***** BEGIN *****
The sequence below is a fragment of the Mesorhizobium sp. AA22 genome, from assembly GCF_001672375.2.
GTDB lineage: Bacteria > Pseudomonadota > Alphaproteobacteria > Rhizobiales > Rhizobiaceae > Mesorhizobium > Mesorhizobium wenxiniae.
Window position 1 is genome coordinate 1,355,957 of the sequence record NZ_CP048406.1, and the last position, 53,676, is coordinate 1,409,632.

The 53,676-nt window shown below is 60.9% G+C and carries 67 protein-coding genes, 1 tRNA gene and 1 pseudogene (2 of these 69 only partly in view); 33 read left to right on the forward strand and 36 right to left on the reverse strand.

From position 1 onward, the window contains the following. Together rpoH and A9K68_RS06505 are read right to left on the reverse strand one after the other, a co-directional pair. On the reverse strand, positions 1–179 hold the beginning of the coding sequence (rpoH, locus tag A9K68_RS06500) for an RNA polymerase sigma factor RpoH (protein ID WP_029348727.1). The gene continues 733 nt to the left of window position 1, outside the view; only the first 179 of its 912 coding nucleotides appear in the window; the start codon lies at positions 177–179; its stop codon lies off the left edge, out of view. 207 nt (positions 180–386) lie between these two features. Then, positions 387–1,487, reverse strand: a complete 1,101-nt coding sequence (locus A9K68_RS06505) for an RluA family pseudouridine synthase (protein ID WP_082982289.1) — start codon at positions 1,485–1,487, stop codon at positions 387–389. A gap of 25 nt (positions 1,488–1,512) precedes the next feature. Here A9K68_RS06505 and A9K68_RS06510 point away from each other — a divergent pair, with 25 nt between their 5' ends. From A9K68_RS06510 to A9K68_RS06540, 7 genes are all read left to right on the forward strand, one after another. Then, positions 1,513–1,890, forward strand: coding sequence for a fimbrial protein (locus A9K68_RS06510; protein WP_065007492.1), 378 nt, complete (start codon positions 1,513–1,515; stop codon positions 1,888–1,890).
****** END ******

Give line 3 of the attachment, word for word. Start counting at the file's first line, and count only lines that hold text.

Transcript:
Window position 1 is genome coordinate 1,355,957 of the sequence record NZ_CP048406.1, and the last position, 53,676, is coordinate 1,409,632.